"We were a small organization that was not ready for this kind of influx and so we're working as quickly as possible while being mindful that we have to take slow, necessary steps and have conversations with the group about hiring an accountant and attorney who can help us go through these processes," Mirella Ceja-Orozco, the Immigration Attorney Volunteer on the Board of Minnesota Freedom Fund, told Refinery29. "Before, we were an organization that had two staff members and maybe 8 volunteers and that's completely changing now."

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Amazon has resisted calls to ban "Blue Lives Murder" merchandise from its website. Amazon says it has a policy against the sale of "offensive and controversial materials," but the "Blue Lives Murder" merchandise is still for sale.

"Blue Lives Murder" t-shirts depicts a law enforcement officer clubbing people with his nightstick. The merchandise enraged law enforcement officials who say they are canceling their Amazon Prime subscriptions.

According to SaraCarter.com, the following email exchange between an Amazon employee and a customer was posted on Facebook.com:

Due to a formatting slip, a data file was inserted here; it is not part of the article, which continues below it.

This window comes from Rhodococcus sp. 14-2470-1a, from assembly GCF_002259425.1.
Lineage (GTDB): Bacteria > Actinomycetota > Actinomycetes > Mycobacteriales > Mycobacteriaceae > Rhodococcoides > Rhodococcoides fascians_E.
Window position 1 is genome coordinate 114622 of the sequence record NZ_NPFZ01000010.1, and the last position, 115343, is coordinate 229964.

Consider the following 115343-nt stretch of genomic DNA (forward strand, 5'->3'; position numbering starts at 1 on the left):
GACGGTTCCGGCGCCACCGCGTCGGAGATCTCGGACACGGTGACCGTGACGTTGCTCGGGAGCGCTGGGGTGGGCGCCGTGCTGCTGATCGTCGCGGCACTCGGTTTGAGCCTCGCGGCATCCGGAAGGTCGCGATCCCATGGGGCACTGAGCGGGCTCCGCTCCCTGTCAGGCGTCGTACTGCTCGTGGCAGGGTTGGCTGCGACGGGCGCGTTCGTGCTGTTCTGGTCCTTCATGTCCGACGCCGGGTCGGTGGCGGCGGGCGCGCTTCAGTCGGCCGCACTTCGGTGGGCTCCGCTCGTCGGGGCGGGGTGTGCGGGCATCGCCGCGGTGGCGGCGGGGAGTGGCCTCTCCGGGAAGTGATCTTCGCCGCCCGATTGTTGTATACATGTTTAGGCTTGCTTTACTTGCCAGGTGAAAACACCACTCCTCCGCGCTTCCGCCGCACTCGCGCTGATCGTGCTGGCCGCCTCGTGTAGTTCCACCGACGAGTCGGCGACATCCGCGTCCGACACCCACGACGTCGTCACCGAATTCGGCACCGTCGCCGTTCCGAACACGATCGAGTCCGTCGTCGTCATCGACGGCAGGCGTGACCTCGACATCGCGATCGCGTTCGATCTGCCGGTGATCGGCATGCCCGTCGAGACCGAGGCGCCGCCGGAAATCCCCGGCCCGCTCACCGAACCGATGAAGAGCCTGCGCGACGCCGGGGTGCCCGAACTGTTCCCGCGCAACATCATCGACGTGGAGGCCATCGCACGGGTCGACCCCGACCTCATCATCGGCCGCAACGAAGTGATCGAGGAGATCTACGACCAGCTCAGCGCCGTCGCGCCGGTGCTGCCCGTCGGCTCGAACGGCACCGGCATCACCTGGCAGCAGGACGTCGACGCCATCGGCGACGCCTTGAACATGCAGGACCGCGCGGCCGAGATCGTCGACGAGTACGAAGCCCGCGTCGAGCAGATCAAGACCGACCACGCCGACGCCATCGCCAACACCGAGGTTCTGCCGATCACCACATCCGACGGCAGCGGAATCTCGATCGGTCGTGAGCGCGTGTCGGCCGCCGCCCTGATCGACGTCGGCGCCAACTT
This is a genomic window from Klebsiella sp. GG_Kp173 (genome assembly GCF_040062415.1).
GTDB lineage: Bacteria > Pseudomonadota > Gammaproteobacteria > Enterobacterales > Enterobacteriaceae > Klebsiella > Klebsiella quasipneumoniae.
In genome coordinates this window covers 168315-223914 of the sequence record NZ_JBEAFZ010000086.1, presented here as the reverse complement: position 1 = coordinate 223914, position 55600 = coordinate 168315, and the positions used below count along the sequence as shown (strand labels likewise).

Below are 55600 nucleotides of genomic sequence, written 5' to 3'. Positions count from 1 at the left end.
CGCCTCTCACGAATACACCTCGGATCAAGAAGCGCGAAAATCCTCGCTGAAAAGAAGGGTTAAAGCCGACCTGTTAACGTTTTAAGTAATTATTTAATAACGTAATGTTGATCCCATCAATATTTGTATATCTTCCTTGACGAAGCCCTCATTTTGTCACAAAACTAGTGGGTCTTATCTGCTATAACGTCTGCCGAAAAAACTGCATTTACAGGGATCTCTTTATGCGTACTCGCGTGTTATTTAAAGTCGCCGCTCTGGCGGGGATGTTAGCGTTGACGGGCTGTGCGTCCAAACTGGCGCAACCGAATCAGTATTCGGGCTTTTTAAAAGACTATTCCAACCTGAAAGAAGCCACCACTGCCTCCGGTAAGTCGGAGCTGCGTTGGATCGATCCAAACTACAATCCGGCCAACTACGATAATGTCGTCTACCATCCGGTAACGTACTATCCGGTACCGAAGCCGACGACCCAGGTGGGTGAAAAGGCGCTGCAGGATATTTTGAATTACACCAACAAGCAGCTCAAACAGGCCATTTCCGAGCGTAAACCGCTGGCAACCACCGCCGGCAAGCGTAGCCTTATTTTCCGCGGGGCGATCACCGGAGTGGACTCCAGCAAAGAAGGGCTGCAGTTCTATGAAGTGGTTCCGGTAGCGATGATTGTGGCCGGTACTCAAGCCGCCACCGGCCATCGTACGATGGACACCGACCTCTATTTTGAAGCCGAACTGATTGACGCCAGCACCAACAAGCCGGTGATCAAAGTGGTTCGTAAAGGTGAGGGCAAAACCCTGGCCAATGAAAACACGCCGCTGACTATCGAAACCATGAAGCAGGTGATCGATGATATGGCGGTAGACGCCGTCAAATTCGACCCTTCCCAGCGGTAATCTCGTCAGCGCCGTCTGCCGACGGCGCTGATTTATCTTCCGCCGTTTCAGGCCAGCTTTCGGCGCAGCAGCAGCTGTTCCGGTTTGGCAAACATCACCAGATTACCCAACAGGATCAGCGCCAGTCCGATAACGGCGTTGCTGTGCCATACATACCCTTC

The customer service response: "Let me check. We stand in solidarity with our Black employees, customers, and communities, and are committed to helping build a country and world where everyone can live with dignity and free from fear. As a part of that effort, Amazon will donate a total of $10 million to organizations that are working to bring about social justice and improve the lives of Black and African Americans. For more information, please visit the Amazon Day One blog."

Customer: "Okay, so I'm going to take that as you don't support our law enforcement. Thanks for letting me know. I'll be sure to spread the world."

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Screengrab: YouTube.com

Welcome to the New World Order. Tech company are rushing to develop AI social distancing "enforcement" tools for the government.

California software developer Landing AI has created video surveillance software that calculates the distance between people and sounds an alarm if they get too close to one another.

"Landing AI has developed an AI-enabled social distancing detection tool that can detect if people are keeping a safe distance from each other by analyzing real-time video streams from the camera," the company said in a statement.